It was kind of a mediocre nonconference run for Michigan State (13-3, 3-0, RPI: 23, SOS: 67), which beat Gonzaga but lost to Florida (in Atlantic City) and at North Carolina and Texas. The Spartans are starting to find their stride in the league, though. They outslugged Wisconsin at home and easily handled Northwestern and Iowa away. Now they get three straight at Breslin and very well could be 6-0 heading into a stretch of seven road games in their next 10, including visits to Minnesota, Wisconsin and Purdue.

Wisconsin (13-3, 3-1, RPI: 16, SOS: 23) should be pleased with the split last week, battling at Michigan State before taking down Purdue at home. The Badgers have a better nonleague profile than the Spartans, with wins over Duke and Marquette, among others, and the local rivalry helps explain the OT road loss at UW-Green Bay. The back half of their league slate is soft, so accruing a few more wins ahead of back-to-back rematches with the Spartans and Boilermakers could lead to a very strong NCAA seed (and the first two rounds in Milwaukee).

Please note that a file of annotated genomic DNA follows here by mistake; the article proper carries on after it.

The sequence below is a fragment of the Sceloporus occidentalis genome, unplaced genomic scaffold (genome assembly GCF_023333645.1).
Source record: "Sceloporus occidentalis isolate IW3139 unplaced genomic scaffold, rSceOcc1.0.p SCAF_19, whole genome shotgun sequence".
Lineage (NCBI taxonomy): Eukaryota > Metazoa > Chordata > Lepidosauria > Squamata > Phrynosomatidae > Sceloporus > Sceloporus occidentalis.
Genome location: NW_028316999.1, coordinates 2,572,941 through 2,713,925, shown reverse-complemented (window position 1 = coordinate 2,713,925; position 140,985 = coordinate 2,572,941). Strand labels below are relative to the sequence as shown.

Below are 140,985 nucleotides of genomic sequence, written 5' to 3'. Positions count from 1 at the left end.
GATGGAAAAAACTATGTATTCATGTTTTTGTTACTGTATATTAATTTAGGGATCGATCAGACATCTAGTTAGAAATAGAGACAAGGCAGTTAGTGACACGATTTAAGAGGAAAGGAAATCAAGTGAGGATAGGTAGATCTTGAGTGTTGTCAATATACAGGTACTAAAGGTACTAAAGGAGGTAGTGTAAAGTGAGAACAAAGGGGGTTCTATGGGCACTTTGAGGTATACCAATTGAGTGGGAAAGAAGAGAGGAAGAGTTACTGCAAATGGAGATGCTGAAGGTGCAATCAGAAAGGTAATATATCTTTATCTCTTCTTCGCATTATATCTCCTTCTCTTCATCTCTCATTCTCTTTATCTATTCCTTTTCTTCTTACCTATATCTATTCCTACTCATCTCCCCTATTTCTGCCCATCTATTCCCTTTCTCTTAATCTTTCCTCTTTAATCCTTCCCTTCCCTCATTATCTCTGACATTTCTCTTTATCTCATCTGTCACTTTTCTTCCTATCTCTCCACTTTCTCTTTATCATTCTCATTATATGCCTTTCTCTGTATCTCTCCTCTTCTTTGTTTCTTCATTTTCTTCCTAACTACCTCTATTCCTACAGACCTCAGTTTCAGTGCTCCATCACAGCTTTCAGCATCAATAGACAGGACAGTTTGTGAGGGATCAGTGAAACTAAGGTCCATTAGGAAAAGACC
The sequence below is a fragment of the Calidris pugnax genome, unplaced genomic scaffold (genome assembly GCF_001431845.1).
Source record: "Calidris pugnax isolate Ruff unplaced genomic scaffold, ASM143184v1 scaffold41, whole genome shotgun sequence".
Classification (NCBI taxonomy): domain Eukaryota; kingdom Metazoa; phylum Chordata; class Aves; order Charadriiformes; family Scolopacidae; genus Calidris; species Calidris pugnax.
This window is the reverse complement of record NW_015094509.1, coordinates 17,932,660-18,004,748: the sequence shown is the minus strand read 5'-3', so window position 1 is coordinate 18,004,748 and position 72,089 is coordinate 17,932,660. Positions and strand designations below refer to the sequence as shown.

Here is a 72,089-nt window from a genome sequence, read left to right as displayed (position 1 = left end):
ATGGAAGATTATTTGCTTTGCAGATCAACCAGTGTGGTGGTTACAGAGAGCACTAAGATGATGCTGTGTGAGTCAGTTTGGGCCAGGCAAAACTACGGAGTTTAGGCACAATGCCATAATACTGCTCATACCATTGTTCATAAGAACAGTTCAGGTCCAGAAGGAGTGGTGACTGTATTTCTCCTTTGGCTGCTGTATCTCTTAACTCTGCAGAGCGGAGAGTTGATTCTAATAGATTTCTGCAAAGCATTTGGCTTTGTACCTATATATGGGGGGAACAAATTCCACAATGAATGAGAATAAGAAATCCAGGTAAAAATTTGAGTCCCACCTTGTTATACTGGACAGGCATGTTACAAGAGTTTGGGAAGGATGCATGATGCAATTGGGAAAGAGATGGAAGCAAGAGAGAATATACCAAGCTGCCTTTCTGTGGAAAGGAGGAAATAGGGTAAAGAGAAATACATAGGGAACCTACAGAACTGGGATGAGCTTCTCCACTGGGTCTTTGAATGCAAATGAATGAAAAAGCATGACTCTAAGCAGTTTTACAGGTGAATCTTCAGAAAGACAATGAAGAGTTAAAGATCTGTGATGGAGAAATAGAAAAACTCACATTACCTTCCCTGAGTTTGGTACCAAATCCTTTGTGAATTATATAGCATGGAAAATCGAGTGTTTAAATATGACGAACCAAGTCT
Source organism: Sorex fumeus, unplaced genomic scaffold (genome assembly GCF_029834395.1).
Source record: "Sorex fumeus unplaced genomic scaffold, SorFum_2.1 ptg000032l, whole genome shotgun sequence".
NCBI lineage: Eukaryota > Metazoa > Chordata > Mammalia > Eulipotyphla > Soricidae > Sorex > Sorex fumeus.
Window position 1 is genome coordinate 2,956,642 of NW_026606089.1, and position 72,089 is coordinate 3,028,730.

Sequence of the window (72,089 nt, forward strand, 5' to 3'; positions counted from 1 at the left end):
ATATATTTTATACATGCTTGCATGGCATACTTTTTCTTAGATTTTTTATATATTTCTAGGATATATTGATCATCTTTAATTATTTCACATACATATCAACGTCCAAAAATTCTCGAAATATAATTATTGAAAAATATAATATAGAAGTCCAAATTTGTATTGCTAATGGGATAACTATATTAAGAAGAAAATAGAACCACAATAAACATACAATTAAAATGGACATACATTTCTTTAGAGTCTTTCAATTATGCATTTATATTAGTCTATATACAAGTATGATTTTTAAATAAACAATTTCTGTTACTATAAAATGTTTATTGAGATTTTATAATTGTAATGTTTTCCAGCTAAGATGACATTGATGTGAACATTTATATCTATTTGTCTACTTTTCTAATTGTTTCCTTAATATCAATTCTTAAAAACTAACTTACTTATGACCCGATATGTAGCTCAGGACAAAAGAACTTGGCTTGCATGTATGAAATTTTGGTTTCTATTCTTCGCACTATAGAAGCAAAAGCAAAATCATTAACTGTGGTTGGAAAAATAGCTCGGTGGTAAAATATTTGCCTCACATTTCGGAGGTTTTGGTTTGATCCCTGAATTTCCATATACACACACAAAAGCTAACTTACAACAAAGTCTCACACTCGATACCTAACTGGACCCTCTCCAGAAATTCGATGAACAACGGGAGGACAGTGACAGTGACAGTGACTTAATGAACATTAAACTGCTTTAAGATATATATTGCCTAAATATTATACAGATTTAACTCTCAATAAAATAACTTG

Minnesota (12-4, 3-1, RPI: 43, SOS: 50) got handled at Purdue and then took out Evan Turner-enhanced Ohio State, which was nice. The win over Butler has lost a bit of luster, so league play will be the better read on the Gophers; so far it looks pretty good. Up next: home-and-home with Michigan State stacked around a trip to Indiana.


Forget Ohio State's (11-5, 1-3, RPI: 88, SOS: 146) overall profile numbers. The Buckeyes are 8-2, 1-1 with star Evan Turner in the lineup. They'll have several chances in the next two weeks to enhance their Turner profile (win over Cal, close loss to UNC) with trips to Purdue and West Virginia and a home date with Wisconsin.

Despite losing center Kevin Coble early in the season, Northwestern (12-3, 1-2, RPI: 75, SOS: 140) had positioned itself as an NCAA contender by winning at N.C. State and beating Iowa State and Notre Dame. Then the Wildcats blew a huge lead at Illinois and were pounded at home by Michigan State to start league play. They got a big win at Michigan on Sunday ahead of home dates with Wisconsin and Purdue and then a trip to Ohio State. In three games, we'll probably have a clearer answer.